My Five Favorite Places Around the World

I think my friends can attest to the fact that I can never shut up about all the beautiful places that I have been to and how they’ve made an impact on me. Indeed, it’s true. The world just has that much to offer that my amazement is boundless.

However, I’ve decided to pick five that are my favourite places in the world.

Number 5. Los Roques, Venezuela


Years before when I was in Caracas I was told about Los Roques, a small archipelago off the northern coast of Venezuela that at the time I was told was a popular destination. I knew nothing about it, of course. Nevertheless, I boarded the small plane, that flew me to a small island, where I got on a small boat, that took me to a much smaller island. There were very few people on this beautiful island. Just myself, my companion, another couple, and a handful of people who prepared the food, served as snorkelling guides and set up the hammocks. The island was very small, so small that there were only a few palm trees. There was nothing else around, no other land in view of the naked eye. It was one of the most tranquil and solitary moments of my entire life. I highly recommend that you should try to find yourself on a tiny island at least once.

Number 4. Camiguin Island, Philippines


Last year, at the very start of our island hopping adventure in the Philippines, our first stop was the island of Camiguin. From the port of Baligoan, the island was in clear view. It was an incredibly amazing spectacle. The small island had a volcano in the middle and therefore managed to give a very picturesque, very island look. The island is only about 9 kilometers in diameter, though it is quite full; full of people, of life, of culture and of wonder. There were several waterfalls, numerous choices for snorkelling, giant clam farms and scuba diving, hot springs and cold springs, plenty of beautiful beaches and even a sunken cemetery. This is one of my favorite places in the world because it feels very much as if, Mother Earth has so much to show us, even in just a very small space.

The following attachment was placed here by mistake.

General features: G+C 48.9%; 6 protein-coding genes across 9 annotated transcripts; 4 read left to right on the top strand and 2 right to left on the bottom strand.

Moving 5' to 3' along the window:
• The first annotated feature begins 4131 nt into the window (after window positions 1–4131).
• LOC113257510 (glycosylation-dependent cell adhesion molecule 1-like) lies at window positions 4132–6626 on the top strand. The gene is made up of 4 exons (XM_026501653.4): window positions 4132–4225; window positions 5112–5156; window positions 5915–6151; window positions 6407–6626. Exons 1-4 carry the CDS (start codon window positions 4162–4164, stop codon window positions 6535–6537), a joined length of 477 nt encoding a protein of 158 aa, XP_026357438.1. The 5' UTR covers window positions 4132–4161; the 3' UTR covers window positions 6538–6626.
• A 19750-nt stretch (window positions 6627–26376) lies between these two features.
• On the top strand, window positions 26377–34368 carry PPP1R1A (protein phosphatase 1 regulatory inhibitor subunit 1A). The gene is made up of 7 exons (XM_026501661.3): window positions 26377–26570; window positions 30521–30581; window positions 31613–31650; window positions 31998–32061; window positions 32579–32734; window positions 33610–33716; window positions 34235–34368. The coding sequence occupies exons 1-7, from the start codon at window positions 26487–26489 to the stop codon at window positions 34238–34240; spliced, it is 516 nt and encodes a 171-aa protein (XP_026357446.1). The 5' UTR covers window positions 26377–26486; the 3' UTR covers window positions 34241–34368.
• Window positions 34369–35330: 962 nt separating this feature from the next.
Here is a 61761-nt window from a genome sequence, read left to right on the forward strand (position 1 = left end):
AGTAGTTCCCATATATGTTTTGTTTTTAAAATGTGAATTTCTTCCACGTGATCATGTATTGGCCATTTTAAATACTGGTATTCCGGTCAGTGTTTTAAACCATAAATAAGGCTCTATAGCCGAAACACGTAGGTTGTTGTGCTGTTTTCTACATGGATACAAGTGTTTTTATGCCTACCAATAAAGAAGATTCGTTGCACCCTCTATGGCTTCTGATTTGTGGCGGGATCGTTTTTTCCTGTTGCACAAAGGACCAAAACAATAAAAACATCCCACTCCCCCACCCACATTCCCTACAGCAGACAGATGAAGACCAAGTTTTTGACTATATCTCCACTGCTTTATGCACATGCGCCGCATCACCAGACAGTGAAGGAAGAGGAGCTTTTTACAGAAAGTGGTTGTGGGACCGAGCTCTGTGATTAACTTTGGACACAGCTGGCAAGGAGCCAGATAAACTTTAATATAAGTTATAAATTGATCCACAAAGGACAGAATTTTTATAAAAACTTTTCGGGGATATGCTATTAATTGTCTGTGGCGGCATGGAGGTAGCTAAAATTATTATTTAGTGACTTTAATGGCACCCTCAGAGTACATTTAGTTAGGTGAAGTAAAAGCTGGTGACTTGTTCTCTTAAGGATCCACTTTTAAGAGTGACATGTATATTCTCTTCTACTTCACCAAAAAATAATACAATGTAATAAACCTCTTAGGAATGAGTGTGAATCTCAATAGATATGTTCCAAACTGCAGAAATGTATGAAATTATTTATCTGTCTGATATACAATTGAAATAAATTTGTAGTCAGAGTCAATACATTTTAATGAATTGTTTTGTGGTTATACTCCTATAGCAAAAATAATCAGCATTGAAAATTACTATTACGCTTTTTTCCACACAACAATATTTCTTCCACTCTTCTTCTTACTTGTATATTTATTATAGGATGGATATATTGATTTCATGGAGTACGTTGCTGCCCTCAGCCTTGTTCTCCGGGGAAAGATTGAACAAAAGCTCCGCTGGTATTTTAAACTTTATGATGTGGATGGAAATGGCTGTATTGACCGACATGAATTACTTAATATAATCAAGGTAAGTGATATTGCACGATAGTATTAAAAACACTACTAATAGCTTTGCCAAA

Number 3. Angkor Wat, Siam Reap, Cambodia


I will forever be fascinated by the ruins that that been left behind and sometimes forgotten. I feel that these majestic temples are a testament of the wonder of humanity. Empires are built and empires fall but we persist. We’ll build magnificent empires and enormous symbols of our ingenuity and prowess but we are human so we will err, we will be conquered, destroyed, forgotten at times, but we persist. We are still here. We move, we fight we run away and we take back. This is what these ancient beauties say to me when I walk through their halls.  Just a few kilometres from the town of Siam Reap in Cambodia, Angkor Wat is a magnificent complex of many different but equally majestic temples. I spent a couple of days going from one to another, exploring every dark corner and dusty corridor while my mind begins to imagine what they walls could have said if they could talk.

Number 2. Machu Picchu, Peru


Nothing can ever equal to the feeling of being at Machu Picchu. At some 8000 feet on top of a mountain surrounded by mysterious peaks, sits Machu Picchu. A marvelous human achievement, Machu Picchu is a stone city designed with precision and offers only a hint of the might of the ad    ncient Incas. At the end of my tour, the guide told us that the Incas considered the mountains to be very sacred and powerful. And perhaps we should take some time and talk to the mountains. I wandered away from the crowd and gratefully found myself in a quiet and deserted area. I sat on the ledge, stared at the beautiful mountains that surrounded me and possibly for the first time in my life, I felt truly connected to the Pacha Mama, the people in my life, and I felt somehow that I was precisely meant to be exactly where I was, at that exact moment; sitting at Machu Picchu talking to the apus.